Friday, March 11, 2011

DBAs and Developers - complementary skill sets

This is a comment on one slide from Cary Millsap's NoCoug presentation

The slide showed the skill sets needed by Developers and DBAs. He suggested that there was a partial intersection in skills.


DBAs
Developers
Operations
Algorithms
Resource management
Languages
Troubleshooting
Frameworks
Physical data design
Design
System interfaces
User interfaces
Data modeling
Data modeling
SQL optimizer
Debugging, profiling, tracing
Oracle product features
Business-domain processes

Personally, I'd match up the developer's Debugging skill against the DBAs Troubleshooting. Both are forms of problem resolution, but the developer's focus will be on algorithm/process with the DBA responsible for the Operations.

I like the thought that both need to understand data modelling. I'm not convinced where the Developer's responsibility for the data model passes to the DBA, or whether there is an analyst/architect/designer column missing. It probably varies between organizations. DBAs are definitely responsible for tablespaces and file concepts. Constraints and indexes fall into a DMZ between the two. I recall getting into a heated discussion with HJR on the old Dizwell forums about whether the DBA should be able to make constraints deferrable by default. I still think constraints are a 'logical' concept arising from the business model.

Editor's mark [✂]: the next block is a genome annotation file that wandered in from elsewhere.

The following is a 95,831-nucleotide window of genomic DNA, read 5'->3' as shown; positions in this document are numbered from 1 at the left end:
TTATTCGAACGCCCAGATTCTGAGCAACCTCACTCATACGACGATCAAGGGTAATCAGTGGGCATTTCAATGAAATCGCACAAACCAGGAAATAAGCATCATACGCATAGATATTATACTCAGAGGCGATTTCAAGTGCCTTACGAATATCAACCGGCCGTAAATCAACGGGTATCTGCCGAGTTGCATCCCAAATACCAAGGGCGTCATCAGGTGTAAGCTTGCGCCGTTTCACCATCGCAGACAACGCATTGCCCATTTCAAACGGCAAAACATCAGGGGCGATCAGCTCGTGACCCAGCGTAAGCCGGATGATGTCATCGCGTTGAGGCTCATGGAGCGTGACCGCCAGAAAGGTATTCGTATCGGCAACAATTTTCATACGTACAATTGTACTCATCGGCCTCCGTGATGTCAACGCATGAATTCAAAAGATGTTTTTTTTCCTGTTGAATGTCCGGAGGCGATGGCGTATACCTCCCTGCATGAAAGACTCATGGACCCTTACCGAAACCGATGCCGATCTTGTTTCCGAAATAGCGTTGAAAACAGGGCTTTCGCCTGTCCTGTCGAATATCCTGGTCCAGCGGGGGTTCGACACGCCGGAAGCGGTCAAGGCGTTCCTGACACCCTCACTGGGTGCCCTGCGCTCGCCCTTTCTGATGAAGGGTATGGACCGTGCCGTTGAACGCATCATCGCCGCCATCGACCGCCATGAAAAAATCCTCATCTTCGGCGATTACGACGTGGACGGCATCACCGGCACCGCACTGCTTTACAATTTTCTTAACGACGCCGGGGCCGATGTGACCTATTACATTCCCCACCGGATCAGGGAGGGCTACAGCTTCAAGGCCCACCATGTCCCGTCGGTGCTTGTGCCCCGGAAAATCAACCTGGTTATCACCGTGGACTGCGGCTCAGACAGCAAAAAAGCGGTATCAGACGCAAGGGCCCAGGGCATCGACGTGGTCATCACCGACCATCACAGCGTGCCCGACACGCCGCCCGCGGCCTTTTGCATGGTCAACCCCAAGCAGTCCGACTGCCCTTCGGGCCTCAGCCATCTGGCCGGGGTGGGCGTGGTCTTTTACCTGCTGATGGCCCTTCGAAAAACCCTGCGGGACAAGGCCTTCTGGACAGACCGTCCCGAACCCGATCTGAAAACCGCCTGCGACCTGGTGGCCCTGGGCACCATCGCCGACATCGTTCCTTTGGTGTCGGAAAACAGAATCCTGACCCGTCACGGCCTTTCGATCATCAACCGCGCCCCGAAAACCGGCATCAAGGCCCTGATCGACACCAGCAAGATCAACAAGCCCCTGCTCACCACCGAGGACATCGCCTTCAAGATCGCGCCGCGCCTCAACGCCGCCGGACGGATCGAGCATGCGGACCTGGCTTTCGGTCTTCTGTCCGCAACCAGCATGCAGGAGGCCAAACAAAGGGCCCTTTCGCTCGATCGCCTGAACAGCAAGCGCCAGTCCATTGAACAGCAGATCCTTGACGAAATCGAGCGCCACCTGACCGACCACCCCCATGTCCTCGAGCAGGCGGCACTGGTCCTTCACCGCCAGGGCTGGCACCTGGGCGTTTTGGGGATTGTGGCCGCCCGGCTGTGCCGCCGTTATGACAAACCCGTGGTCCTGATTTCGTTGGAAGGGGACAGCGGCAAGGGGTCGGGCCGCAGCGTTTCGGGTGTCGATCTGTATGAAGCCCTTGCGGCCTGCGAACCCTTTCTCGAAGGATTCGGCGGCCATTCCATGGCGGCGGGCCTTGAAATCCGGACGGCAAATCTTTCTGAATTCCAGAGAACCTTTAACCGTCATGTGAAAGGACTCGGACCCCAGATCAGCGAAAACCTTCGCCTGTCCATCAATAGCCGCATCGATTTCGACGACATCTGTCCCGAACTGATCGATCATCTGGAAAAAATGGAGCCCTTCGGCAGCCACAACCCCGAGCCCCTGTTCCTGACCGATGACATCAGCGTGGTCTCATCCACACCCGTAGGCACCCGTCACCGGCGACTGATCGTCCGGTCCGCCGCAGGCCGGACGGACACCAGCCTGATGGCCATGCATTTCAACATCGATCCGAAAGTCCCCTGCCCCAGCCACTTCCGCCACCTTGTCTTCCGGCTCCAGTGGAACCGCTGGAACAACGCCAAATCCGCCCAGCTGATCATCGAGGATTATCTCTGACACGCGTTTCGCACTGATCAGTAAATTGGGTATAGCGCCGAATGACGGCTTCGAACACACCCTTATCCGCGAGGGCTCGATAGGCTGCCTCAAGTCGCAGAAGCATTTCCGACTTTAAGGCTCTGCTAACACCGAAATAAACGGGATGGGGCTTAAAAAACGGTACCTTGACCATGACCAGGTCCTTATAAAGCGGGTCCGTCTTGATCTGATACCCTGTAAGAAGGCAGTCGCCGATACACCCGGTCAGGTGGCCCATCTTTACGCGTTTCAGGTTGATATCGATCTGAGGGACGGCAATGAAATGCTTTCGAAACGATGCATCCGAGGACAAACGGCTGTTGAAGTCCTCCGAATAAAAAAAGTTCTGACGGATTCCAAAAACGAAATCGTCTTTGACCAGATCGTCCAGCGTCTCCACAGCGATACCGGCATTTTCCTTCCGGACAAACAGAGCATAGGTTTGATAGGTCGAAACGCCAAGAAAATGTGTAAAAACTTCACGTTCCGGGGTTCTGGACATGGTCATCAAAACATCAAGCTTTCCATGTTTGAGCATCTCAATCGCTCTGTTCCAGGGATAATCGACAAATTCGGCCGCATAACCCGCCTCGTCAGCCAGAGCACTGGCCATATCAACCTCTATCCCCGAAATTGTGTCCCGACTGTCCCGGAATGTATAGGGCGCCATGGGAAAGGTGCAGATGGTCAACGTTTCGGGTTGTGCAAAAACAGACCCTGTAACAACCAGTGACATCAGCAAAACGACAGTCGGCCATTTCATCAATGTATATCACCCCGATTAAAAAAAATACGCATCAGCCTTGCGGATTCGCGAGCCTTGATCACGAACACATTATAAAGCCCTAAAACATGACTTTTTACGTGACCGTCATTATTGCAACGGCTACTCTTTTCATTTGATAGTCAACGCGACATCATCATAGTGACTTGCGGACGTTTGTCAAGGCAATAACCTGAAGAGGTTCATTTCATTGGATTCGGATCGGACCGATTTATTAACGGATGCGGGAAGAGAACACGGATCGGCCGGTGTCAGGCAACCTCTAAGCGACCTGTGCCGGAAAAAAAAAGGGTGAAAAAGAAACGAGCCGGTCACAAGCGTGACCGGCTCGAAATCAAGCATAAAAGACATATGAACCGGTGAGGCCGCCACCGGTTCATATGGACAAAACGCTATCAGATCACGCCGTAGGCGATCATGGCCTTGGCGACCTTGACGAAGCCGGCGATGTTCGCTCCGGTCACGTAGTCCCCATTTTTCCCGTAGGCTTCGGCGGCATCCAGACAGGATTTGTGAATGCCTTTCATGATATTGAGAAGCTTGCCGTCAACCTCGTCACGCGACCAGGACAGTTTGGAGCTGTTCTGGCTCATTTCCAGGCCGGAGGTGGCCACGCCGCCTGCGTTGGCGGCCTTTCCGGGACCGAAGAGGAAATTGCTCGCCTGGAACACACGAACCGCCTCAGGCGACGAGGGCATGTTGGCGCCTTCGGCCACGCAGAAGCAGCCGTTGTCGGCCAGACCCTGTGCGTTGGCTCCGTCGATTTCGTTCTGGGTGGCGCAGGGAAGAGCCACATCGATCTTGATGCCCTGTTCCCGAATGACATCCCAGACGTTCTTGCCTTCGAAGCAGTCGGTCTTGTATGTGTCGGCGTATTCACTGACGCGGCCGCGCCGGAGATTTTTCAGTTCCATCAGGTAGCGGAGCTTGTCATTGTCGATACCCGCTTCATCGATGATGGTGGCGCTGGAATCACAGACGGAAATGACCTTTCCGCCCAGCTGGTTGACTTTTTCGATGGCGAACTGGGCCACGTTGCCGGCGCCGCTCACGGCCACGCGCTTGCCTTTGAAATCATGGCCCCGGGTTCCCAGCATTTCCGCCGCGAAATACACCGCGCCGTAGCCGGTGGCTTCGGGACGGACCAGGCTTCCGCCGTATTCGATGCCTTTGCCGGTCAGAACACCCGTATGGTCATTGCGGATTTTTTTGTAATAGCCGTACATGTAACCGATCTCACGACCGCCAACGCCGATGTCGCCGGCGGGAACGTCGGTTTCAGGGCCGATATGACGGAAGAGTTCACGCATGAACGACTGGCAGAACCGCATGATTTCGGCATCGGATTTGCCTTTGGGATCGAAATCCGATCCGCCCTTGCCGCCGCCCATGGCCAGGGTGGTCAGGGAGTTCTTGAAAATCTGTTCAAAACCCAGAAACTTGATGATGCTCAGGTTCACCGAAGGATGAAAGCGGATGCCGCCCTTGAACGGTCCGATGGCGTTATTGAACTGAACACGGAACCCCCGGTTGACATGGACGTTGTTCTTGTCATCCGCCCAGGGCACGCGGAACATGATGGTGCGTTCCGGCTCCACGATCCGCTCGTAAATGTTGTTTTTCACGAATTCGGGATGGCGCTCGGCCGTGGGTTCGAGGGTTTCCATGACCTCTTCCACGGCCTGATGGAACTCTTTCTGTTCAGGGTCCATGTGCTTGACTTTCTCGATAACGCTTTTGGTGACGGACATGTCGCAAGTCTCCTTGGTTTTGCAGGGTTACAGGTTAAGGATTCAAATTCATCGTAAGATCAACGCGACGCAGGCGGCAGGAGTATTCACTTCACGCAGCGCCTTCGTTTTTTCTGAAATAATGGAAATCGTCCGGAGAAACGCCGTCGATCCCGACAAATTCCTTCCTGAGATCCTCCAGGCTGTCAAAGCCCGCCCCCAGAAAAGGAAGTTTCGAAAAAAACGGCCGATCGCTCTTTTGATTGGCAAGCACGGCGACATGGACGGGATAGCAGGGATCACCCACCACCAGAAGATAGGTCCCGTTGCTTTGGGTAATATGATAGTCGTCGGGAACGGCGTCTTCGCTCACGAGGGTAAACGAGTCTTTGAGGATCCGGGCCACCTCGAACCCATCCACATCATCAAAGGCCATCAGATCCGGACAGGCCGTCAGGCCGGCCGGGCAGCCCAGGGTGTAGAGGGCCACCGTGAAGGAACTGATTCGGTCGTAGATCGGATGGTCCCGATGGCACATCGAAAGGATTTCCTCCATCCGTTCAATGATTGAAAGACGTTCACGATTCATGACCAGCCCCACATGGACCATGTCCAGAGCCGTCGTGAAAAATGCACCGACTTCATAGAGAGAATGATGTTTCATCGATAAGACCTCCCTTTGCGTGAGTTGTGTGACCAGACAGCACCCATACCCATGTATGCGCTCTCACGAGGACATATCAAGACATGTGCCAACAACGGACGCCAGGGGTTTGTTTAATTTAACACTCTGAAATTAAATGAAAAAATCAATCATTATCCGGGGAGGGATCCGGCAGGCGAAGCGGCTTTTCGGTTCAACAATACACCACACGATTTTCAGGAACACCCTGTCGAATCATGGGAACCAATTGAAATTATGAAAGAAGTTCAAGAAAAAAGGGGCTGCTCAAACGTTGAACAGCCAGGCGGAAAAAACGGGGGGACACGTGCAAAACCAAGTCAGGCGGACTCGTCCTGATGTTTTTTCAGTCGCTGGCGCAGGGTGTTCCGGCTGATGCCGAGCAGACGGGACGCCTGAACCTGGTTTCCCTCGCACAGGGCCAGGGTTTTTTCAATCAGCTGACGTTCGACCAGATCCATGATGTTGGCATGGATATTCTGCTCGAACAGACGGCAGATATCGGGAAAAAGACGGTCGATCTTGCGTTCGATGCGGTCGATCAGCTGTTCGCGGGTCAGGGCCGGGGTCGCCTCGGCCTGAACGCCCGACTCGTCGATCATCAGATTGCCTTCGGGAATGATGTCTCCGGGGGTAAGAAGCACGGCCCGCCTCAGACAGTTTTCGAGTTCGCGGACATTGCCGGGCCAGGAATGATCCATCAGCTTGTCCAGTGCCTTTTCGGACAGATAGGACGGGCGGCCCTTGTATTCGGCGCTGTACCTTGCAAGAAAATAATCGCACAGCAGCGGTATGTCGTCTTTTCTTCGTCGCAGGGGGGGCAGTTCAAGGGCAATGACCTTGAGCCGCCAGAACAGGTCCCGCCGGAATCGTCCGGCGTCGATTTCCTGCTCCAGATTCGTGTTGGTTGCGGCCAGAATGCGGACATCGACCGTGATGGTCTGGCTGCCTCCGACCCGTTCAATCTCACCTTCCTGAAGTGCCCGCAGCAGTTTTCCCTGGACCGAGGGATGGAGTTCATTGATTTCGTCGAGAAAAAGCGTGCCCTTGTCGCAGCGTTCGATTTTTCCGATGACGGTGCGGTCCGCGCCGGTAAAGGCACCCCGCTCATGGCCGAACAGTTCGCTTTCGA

System interfaces are about the only other area I'd be fuzzy on. I'd still put these as heavily 'business/process' constructs that sit with the developers.


Any major skill sets missed ? Anything in the wrong box ?

4 comments:

Quest said...
This comment has been removed by the author.
Surachart said...

Developer skills have Debugging, profiling, tracing. What should they do, if they don't have privilege for debugging, profiling, tracing?

Gary Myers said...

It is understandable if the developer doesn't have ANY access to production, let alone something like profiling. Then it is up to the DBA to supply the developer with data if they need to work on an issue.

If a DBA won't give those privileges in a development environment, then it is a case for negotiation, bribery or managerial intervention. You can only work within the constraints you are given.

Anonymous said...

Hi, I am a developer and think, it is very important to have knowledge about the SQL optimizer, too. I work a lot with SQL queries and to avoid bad performance at an early stage I need informations about the design (table partitions, indexes) and experiences about the optimizer behavior. Then the optimizer knowledge of the DBA normally isn't used often. ;)